Coast Guard, DHS.
Temporary final rule.
The Coast Guard is temporarily revising the drawbridge operation regulations for the Heron Street Bridge on the Wishkah River, mile 0.2, at Aberdeen, Washington. The change will enable the bridge owner to provide delayed openings during major structural and mechanical rehabilitation of the bridge from April 2006 through March 2007.
This temporary rule is effective from May 30, 2006 to April 1, 2007.
Comments and materials received from the public, as well as documents indicated in this preamble as being available in the docket, are part of docket [CGD13-05-040] and are available for inspection or copying at the 13th Coast Guard District, Waterways Management Branch, 915 Second Avenue, Seattle, WA 78174-1067 between 7:30 a.m. and 4 p.m., Monday through Friday, except Federal holidays.Start Further Info
FOR FURTHER INFORMATION CONTACT:
Austin Pratt, Chief, Bridge Section, (206) 220-7282. Start Printed Page 25065End Further Info End Preamble Start Supplemental Information
On December 5, 2005, we published a notice of proposed rulemaking (NPRM) entitled “Drawbridge Operation Regulations; Wishkah River, WA” in the Federal Register (70 FR 72419). We received no comments on the proposed rule. No public meeting was requested, and none was held.
Background and Purpose
The operating regulations currently in effect for the drawbridges on the Wishkah River are at 33 CFR 117.1065. The bridge currently opens on signal if at least one-hour notice is provided. The temporary final rule will enable Washington State Department of Transportation (WSDOT), the owner of the Heron Street Bridge, to rehabilitate the structure. The work includes mechanical and electrical improvements, seismic retrofit, debris containment, and the replacement of navigation lights and hydraulic locks on the swing span.
The Heron Street Bridge in the closed position provides 13 feet of vertical clearance above high water and 23 feet above the lowest tide level. Drawbridge openings are not frequent. Most vessels are recreational and commercial fishing vessels, rarely sailboats. From March 7, 2004, to August 10, 2005, the draw opened for vessels 41 times with most of these openings for single vessels. For the 12 months from March 2004 to March 2005 the draw opened 28 times for an average of little better than twice a month.
Discussion of Comments and Changes
No comments were received in response to the NPRM. No changes to the proposed regulation were made.
This rule is not a “significant regulatory action” under section 3(f) of Executive Order 12866, Regulatory Planning and Review, and does not require an assessment of potential costs and benefits under section 6(a)(3) of that Order. The Office of Management and Budget has not reviewed it under that Order. It is not “significant” under the regulatory policies and procedures of the Department of Homeland Security.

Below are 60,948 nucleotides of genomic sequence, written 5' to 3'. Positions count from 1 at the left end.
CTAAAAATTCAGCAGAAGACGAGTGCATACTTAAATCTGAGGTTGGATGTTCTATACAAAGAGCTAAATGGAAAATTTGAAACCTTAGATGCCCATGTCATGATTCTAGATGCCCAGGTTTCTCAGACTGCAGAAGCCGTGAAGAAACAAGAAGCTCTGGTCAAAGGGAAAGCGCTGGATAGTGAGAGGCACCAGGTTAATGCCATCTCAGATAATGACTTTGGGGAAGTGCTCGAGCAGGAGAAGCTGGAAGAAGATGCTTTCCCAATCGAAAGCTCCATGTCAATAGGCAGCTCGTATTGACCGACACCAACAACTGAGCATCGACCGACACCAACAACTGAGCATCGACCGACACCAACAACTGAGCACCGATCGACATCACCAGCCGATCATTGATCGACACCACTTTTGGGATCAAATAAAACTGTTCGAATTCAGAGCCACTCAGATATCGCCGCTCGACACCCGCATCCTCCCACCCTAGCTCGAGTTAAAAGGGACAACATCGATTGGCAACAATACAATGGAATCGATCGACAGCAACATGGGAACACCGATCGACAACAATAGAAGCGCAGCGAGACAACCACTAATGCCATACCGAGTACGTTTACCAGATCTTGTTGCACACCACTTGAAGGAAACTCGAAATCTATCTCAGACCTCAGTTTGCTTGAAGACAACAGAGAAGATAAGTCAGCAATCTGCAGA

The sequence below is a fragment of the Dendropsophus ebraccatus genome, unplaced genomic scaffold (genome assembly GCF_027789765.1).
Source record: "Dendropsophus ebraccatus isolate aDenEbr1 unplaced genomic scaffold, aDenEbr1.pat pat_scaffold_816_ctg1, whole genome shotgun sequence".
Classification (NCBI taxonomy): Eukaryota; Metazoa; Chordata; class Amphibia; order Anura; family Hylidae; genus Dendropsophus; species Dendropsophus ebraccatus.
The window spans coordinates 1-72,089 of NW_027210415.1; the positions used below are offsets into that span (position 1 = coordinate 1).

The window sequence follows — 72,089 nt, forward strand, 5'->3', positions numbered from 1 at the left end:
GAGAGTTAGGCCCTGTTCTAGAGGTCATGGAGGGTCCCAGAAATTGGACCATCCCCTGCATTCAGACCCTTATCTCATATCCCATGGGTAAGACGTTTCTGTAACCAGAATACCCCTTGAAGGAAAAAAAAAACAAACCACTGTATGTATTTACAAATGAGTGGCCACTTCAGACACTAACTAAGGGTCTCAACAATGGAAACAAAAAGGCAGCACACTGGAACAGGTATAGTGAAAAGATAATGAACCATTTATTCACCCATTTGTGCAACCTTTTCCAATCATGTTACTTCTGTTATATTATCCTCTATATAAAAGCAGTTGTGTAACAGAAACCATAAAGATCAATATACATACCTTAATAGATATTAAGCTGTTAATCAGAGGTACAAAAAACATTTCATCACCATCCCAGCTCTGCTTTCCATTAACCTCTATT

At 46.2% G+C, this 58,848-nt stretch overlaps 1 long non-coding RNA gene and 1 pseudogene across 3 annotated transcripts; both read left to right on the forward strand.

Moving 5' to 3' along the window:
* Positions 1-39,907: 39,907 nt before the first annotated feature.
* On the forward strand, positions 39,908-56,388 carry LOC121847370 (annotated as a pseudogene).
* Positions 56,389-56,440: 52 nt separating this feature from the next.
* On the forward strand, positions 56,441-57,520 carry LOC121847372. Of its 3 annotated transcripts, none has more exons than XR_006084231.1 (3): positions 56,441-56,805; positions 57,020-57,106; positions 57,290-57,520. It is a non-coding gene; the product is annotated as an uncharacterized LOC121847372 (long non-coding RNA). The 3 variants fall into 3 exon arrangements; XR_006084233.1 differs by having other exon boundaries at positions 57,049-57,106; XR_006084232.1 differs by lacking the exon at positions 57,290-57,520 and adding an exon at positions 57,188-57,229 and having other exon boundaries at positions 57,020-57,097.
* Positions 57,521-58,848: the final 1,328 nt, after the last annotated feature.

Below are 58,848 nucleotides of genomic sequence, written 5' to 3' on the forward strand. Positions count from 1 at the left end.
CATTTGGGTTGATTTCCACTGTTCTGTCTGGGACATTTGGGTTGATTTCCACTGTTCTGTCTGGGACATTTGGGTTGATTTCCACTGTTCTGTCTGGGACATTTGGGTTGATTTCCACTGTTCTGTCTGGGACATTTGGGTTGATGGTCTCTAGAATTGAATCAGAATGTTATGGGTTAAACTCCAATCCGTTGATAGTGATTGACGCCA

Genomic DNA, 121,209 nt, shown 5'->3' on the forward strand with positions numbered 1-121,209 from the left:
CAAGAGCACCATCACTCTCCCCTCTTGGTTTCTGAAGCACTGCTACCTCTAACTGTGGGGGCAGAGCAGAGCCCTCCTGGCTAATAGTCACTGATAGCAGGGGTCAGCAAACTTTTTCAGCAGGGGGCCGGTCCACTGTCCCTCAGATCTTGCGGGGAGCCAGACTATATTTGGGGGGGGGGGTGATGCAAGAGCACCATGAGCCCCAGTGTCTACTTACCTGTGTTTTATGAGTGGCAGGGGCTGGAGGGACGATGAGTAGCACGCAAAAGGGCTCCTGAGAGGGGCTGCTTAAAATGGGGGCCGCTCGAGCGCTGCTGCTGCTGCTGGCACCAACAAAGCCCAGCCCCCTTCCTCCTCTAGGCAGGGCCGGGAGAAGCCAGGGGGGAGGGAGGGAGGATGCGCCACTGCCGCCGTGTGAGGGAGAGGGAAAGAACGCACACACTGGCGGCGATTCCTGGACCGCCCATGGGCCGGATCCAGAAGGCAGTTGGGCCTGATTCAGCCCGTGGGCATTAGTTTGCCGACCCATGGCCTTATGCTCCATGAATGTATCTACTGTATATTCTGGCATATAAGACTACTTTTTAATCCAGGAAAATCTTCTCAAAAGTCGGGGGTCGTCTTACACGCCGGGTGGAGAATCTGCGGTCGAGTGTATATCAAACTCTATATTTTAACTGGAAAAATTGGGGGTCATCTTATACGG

The Coast Guard expects minimal impact from this rule because most vessels will be able to schedule infrequent passage with the authorized delay for openings.
Under the Regulatory Flexibility Act (5 U.S.C. 601-612), we have considered whether this rule would have a significant economic impact on a substantial number of small entities. The term “small entities” comprises small businesses, not-for-profit organizations that are independently owned and operated and are not dominant in their fields, and governmental jurisdictions with populations of less than 50,000.
The Coast Guard certifies under 5 U.S.C. 605(b) that this rule would not have a significant economic impact on a substantial number of small entities.
Assistance for Small Entities
Under section 213(a) of the Small Business Regulatory Enforcement Fairness Act of 1996 (Pub. L. 104-121), we offered to assist small entities in understanding the rule so that they could better evaluate its effects on them and participate in the rulemaking process.
Small businesses may send comments on the actions of Federal employees who enforce, or otherwise determine compliance with, Federal regulations to the Small Business and Agriculture Regulatory Enforcement Ombudsman and the Regional Small Business Regulatory Fairness Boards. The Ombudsman evaluates these actions annually and rates each agency's responsiveness to small business. If you wish to comment on actions by employees of the Coast Guard, call 1-888-REG-FAIR (1-888-734-3247).
Collection of Information
This rule calls for no new collection of information under the Paperwork Reduction Act of 1995 (44 U.S.C. 3501-3520).
A rule has implications for federalism under Executive Order 13132, Federalism, if it has a substantial direct effect on State or local governments and would either preempt State law or impose a substantial direct cost of compliance on them. We have analyzed this rule under that Order and have determined that it does not have implications for federalism.